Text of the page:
By Amol Mehra, Esq. and Mike Lally
The United States spent around $3.6 trillion last year, on products, services, and employment, including contractors. Which companies benefited from these lucrative deals with our government? And what were our conditions on their performance? Shouldn't we, as the taxpayers that are funding these purchases, be able to expect the beneficiaries of these contracts to act in a way that reflects our values? As the largest procurer of goods and services in the world, we could have a tremendous impact in promoting human rights protections, both here and abroad, if we leveraged the use of our procurement dollars.
We've all heard the old adage that the customer is always right. As a customer with a few trillion dollars to spend, the U.S. government has a tremendous amount of leverage, and is no stranger to using this leverage to achieve policy goals or generate social benefits domestically and internationally. For instance, the U.S. already grants preferences in contracting to minority-owned businesses. In 1999, the Clinton administration issued Executive Order 13126, "Prohibition of Acquisition of Products Produced by Forced or Indentured Child Labor." More recently, in 2012, President Obama passed Executive Order 13627 "Strengthening Protections Against Trafficking in Persons in Federal Contracts." Even at the state and local level, many governments have joined the SweatFree Purchasing Consortium in an effort to improve working conditions in factories they purchase their uniforms and other textiles from. In 2012, Maryland passed the Maryland State Procurement and Congo Conflict Minerals Bill, in an effort to make sure its procurement process was conflict mineral free, following in the footsteps of California.
These efforts have all been a step in the right direction, but barely scratch the surface of the potential for a comprehensive solution for incentivizing human and labor rights protections through government procurement. By requiring government contractors to perform broad human rights due diligence in their supply chains and through their business relationships, the government could do wonders in promoting human rights and development aims. And in so doing, it wouldn't be creating unreasonable burdens on business actors. Due diligence is a concept almost every business is familiar with or already performs, including in the context of mergers and acquisitions, to deal with workplace health and safety issues, environmental harms and anti-corruption efforts. A comprehensive human rights due diligence requirement as a precondition for government contracts could bring these various requirements together, helping companies address individual regulatory demands in a holistic approach.
The U.S. government wouldn't be the only one moving in this direction. Australia recently announced a new initiative to prevent human trafficking in government procurement. In Norway, the national pension fund requires ethical screening of its investments, its export credit agency imposes human rights requirements on borrowers, and the government has recently released "A Guide to Human Rights Due Diligence in Global Supply Chains," as part of efforts to develop a government-wide approach to socially responsible procurement. Similar efforts to factor environmental and social considerations into procurement are underway in the EU.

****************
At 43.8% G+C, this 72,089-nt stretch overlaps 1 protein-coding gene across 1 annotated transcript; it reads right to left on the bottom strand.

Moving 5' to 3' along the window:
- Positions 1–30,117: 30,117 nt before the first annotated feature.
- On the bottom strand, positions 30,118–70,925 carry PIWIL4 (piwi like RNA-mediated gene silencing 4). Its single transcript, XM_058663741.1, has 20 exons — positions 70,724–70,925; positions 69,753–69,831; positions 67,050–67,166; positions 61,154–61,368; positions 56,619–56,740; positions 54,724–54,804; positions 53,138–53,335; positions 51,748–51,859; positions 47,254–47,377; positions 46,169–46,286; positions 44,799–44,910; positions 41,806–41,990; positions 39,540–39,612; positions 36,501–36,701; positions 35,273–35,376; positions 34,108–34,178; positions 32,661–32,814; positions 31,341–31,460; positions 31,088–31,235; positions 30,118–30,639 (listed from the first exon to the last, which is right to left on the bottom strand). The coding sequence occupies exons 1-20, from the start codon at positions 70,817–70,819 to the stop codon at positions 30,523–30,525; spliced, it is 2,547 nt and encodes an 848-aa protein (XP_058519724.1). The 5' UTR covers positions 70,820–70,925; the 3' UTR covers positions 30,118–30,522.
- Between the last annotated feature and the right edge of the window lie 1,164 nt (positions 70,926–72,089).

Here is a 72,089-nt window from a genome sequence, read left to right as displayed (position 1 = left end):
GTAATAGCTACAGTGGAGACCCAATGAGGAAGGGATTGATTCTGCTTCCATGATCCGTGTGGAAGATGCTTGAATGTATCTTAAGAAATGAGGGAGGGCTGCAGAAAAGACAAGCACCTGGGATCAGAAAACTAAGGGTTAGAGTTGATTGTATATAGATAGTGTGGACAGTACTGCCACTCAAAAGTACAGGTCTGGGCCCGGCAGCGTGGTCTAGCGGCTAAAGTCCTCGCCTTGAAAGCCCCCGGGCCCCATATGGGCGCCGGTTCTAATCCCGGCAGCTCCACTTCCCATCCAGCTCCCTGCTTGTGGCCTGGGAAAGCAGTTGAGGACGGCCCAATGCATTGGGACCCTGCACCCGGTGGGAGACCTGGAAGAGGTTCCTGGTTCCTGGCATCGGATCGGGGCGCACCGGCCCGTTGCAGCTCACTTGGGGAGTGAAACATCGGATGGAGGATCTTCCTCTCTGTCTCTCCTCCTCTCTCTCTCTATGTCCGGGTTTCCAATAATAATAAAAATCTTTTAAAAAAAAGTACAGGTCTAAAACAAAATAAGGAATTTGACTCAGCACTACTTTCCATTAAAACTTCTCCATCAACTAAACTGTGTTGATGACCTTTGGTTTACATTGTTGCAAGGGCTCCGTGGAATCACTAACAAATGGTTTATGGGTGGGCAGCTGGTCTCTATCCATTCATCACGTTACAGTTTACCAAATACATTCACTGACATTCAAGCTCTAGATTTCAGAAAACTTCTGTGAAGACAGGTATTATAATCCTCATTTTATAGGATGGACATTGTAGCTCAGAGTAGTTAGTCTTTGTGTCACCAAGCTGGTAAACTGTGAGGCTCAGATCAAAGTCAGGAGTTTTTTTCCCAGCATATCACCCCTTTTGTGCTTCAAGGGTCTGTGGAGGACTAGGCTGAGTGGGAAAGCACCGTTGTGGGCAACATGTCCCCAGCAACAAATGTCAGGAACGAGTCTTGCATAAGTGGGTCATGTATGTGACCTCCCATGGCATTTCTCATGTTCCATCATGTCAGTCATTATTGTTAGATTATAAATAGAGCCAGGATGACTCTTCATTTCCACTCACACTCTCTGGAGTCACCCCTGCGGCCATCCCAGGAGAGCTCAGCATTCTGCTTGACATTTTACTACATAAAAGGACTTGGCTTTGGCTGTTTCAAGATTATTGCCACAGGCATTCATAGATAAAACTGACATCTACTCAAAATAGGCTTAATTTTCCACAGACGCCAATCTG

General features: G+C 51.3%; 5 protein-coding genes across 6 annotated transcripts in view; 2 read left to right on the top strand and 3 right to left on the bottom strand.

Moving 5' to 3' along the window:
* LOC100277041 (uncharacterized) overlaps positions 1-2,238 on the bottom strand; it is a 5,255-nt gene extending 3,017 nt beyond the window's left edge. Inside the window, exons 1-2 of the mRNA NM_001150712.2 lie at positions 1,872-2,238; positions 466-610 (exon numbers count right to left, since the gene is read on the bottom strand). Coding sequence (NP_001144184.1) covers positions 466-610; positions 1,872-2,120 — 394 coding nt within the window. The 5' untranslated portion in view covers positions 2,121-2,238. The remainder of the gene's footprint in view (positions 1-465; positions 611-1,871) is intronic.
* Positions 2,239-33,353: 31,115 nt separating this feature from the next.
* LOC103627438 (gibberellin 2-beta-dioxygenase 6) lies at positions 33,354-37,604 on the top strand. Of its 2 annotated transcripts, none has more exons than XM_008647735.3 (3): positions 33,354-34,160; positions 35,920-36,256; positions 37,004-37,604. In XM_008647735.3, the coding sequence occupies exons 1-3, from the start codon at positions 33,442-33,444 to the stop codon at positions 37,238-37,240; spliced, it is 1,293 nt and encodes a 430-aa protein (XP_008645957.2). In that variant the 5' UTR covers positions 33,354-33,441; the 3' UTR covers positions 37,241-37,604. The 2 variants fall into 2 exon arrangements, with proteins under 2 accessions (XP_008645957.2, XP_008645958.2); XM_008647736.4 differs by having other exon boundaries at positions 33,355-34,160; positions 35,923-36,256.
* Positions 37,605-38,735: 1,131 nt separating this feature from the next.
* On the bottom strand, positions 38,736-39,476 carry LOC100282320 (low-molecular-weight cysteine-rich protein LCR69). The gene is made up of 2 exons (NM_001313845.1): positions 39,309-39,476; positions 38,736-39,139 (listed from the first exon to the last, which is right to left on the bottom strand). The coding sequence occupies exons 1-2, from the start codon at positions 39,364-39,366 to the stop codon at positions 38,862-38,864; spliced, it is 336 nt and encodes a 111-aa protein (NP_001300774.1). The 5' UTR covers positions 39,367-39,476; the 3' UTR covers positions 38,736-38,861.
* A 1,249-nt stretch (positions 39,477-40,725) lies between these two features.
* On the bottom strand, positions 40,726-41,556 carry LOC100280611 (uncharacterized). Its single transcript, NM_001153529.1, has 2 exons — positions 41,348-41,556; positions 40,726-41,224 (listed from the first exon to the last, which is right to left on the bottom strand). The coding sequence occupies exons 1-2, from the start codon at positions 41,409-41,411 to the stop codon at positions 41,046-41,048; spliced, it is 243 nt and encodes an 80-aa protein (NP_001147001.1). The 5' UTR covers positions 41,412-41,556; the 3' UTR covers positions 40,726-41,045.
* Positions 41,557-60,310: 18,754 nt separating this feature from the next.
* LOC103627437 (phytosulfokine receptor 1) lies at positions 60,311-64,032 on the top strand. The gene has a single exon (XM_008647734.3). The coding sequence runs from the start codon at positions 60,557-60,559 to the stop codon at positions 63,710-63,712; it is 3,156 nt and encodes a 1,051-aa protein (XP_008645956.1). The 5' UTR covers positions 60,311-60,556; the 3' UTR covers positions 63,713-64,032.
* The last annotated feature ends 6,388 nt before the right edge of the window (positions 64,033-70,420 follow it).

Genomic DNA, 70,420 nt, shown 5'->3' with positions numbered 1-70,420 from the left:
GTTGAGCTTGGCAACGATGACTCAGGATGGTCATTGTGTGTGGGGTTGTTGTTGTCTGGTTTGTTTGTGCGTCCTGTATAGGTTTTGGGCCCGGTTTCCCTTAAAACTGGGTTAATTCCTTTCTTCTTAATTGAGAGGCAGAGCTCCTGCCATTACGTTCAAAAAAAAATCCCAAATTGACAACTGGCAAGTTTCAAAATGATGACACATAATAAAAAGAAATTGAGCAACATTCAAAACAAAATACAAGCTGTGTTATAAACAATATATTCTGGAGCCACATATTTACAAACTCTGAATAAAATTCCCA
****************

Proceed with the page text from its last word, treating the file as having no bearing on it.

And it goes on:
Reforming the way our government examines human rights, including labor rights, through procurement would benefit workers within the U.S. as well. Non-union federally contracted workers have staged several strikes in the last few months, over low-wages and alleged wage-theft. A study by the progressive think tank Demos estimated that 1,992,000 workers who jobs are funded by tax payer dollars receive $12 per hour or less.
Reforming our procurement schemes to require human rights performance could also benefit our image abroad. For instance, if private military contractors who are hired by the United States were required to evidence human rights respect in their operations, with credible independent monitoring, it might help restore trust both domestically and internationally in U.S. contractors. Efforts in this regard are already underway through a multi-stakeholder initiative known as the International Code of Conduct for Private Security Providers. The U.S. government should make security contracts conditional on membership and certification to this Code, ensuring that minimum standards are set for human rights protections and that abusers don't benefit from government dollars.
Our tax dollars should not be lining the pockets of any business that makes profits through complicity in human rights violations, be they the atrocities in the Congo, trafficking in humans, child labor or sweatshops. By calling on our government to reward human rights performance in government contracts, we are putting our money where our mouth is and using our power to promote human rights the world over.